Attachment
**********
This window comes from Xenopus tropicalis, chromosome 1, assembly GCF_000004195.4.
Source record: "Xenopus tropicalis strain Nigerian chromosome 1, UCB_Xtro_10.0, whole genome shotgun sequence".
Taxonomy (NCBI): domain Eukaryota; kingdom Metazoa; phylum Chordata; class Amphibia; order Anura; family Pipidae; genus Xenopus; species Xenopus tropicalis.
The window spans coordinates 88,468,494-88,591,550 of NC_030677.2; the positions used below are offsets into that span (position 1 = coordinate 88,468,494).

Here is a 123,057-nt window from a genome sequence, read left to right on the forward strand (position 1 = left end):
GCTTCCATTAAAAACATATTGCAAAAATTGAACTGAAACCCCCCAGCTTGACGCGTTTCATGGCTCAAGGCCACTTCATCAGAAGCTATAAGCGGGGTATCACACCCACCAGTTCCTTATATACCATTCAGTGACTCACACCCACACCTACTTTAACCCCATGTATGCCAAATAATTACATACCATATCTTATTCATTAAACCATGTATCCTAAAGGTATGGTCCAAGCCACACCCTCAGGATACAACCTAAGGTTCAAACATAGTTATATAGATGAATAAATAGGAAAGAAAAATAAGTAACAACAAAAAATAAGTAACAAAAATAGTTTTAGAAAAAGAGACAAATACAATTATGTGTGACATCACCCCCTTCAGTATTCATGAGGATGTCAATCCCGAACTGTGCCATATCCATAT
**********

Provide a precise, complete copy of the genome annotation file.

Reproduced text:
This window comes from Xenopus tropicalis, chromosome 1, assembly GCF_000004195.4.
Source record: "Xenopus tropicalis strain Nigerian chromosome 1, UCB_Xtro_10.0, whole genome shotgun sequence".
Taxonomy (NCBI): domain Eukaryota; kingdom Metazoa; phylum Chordata; class Amphibia; order Anura; family Pipidae; genus Xenopus; species Xenopus tropicalis.
The window spans coordinates 88,468,494-88,591,550 of NC_030677.2; the positions used below are offsets into that span (position 1 = coordinate 88,468,494).

Here is a 123,057-nt window from a genome sequence, read left to right on the forward strand (position 1 = left end):
GCTTCCATTAAAAACATATTGCAAAAATTGAACTGAAACCCCCCAGCTTGACGCGTTTCATGGCTCAAGGCCACTTCATCAGAAGCTATAAGCGGGGTATCACACCCACCAGTTCCTTATATACCATTCAGTGACTCACACCCACACCTACTTTAACCCCATGTATGCCAAATAATTACATACCATATCTTATTCATTAAACCATGTATCCTAAAGGTATGGTCCAAGCCACACCCTCAGGATACAACCTAAGGTTCAAACATAGTTATATAGATGAATAAATAGGAAAGAAAAATAAGTAACAACAAAAAATAAGTAACAAAAATAGTTTTAGAAAAAGAGACAAATACAATTATGTGTGACATCACCCCCTTCAGTATTCATGAGGATGTCAATCCCGAACTGTGCCATATCCATAT